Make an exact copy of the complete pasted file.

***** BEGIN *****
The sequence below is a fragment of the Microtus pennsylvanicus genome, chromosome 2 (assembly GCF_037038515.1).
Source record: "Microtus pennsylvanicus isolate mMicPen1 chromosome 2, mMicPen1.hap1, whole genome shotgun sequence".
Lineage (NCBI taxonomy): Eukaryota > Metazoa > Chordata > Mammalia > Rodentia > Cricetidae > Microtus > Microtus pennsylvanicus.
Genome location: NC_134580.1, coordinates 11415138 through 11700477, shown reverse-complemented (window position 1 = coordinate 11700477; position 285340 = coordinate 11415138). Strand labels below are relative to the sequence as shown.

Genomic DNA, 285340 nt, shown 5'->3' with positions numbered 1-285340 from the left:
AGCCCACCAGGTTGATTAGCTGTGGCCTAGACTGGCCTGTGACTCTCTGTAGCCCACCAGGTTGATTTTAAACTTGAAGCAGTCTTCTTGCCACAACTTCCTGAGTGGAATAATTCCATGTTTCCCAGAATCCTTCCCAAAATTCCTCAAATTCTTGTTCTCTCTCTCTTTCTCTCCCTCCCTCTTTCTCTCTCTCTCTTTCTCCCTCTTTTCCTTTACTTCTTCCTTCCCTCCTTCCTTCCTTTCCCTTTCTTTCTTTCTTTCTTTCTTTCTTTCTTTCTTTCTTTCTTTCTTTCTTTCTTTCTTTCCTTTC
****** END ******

The sequence below is a fragment of the Microtus pennsylvanicus genome, chromosome 2 (assembly GCF_037038515.1).
Source record: "Microtus pennsylvanicus isolate mMicPen1 chromosome 2, mMicPen1.hap1, whole genome shotgun sequence".
Lineage (NCBI taxonomy): Eukaryota > Metazoa > Chordata > Mammalia > Rodentia > Cricetidae > Microtus > Microtus pennsylvanicus.
Genome location: NC_134580.1, coordinates 11415138 through 11700477, shown reverse-complemented (window position 1 = coordinate 11700477; position 285340 = coordinate 11415138). Strand labels below are relative to the sequence as shown.

Genomic DNA, 285340 nt, shown 5'->3' with positions numbered 1-285340 from the left:
AGCCCACCAGGTTGATTAGCTGTGGCCTAGACTGGCCTGTGACTCTCTGTAGCCCACCAGGTTGATTTTAAACTTGAAGCAGTCTTCTTGCCACAACTTCCTGAGTGGAATAATTCCATGTTTCCCAGAATCCTTCCCAAAATTCCTCAAATTCTTGTTCTCTCTCTCTTTCTCTCCCTCCCTCTTTCTCTCTCTCTCTTTCTCCCTCTTTTCCTTTACTTCTTCCTTCCCTCCTTCCTTCCTTTCCCTTTCTTTCTTTCTTTCTTTCTTTCTTTCTTTCTTTCTTTCTTTCTTTCTTTCTTTCTTTCCTTTC